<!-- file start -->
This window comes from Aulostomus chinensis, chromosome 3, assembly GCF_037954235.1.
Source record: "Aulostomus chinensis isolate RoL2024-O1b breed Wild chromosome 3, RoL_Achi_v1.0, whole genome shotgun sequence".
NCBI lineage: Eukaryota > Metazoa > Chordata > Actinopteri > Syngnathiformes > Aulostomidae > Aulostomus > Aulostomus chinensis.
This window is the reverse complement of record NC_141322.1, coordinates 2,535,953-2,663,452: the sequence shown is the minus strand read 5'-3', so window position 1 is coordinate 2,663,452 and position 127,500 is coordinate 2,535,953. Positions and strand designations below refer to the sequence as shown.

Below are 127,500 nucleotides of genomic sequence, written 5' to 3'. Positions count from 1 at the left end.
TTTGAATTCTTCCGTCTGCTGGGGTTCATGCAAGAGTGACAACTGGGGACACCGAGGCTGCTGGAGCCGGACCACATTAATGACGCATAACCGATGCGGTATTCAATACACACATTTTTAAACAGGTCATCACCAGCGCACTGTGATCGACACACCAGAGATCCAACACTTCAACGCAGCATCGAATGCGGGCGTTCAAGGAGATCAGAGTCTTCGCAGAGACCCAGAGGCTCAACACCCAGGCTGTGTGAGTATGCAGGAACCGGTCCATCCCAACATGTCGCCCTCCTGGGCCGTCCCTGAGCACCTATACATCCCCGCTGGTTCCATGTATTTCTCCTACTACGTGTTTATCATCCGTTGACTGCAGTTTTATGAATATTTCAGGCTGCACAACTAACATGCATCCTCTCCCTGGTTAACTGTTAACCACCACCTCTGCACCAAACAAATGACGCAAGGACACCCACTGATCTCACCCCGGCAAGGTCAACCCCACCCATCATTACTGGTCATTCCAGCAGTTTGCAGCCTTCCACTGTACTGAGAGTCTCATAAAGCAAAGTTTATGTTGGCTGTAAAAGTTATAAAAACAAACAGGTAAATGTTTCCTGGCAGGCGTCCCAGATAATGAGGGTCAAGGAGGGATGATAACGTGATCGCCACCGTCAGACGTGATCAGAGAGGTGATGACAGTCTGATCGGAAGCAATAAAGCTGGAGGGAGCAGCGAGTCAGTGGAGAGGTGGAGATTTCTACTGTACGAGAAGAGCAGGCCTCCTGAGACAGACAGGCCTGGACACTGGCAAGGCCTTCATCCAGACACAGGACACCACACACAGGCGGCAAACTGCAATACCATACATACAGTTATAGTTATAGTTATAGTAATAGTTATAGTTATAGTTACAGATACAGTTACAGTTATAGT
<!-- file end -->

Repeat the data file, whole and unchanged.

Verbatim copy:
This window comes from Aulostomus chinensis, chromosome 3, assembly GCF_037954235.1.
Source record: "Aulostomus chinensis isolate RoL2024-O1b breed Wild chromosome 3, RoL_Achi_v1.0, whole genome shotgun sequence".
NCBI lineage: Eukaryota > Metazoa > Chordata > Actinopteri > Syngnathiformes > Aulostomidae > Aulostomus > Aulostomus chinensis.
This window is the reverse complement of record NC_141322.1, coordinates 2,535,953-2,663,452: the sequence shown is the minus strand read 5'-3', so window position 1 is coordinate 2,663,452 and position 127,500 is coordinate 2,535,953. Positions and strand designations below refer to the sequence as shown.

Below are 127,500 nucleotides of genomic sequence, written 5' to 3'. Positions count from 1 at the left end.
TTTGAATTCTTCCGTCTGCTGGGGTTCATGCAAGAGTGACAACTGGGGACACCGAGGCTGCTGGAGCCGGACCACATTAATGACGCATAACCGATGCGGTATTCAATACACACATTTTTAAACAGGTCATCACCAGCGCACTGTGATCGACACACCAGAGATCCAACACTTCAACGCAGCATCGAATGCGGGCGTTCAAGGAGATCAGAGTCTTCGCAGAGACCCAGAGGCTCAACACCCAGGCTGTGTGAGTATGCAGGAACCGGTCCATCCCAACATGTCGCCCTCCTGGGCCGTCCCTGAGCACCTATACATCCCCGCTGGTTCCATGTATTTCTCCTACTACGTGTTTATCATCCGTTGACTGCAGTTTTATGAATATTTCAGGCTGCACAACTAACATGCATCCTCTCCCTGGTTAACTGTTAACCACCACCTCTGCACCAAACAAATGACGCAAGGACACCCACTGATCTCACCCCGGCAAGGTCAACCCCACCCATCATTACTGGTCATTCCAGCAGTTTGCAGCCTTCCACTGTACTGAGAGTCTCATAAAGCAAAGTTTATGTTGGCTGTAAAAGTTATAAAAACAAACAGGTAAATGTTTCCTGGCAGGCGTCCCAGATAATGAGGGTCAAGGAGGGATGATAACGTGATCGCCACCGTCAGACGTGATCAGAGAGGTGATGACAGTCTGATCGGAAGCAATAAAGCTGGAGGGAGCAGCGAGTCAGTGGAGAGGTGGAGATTTCTACTGTACGAGAAGAGCAGGCCTCCTGAGACAGACAGGCCTGGACACTGGCAAGGCCTTCATCCAGACACAGGACACCACACACAGGCGGCAAACTGCAATACCATACATACAGTTATAGTTATAGTTATAGTAATAGTTATAGTTATAGTTACAGATACAGTTACAGTTATAGT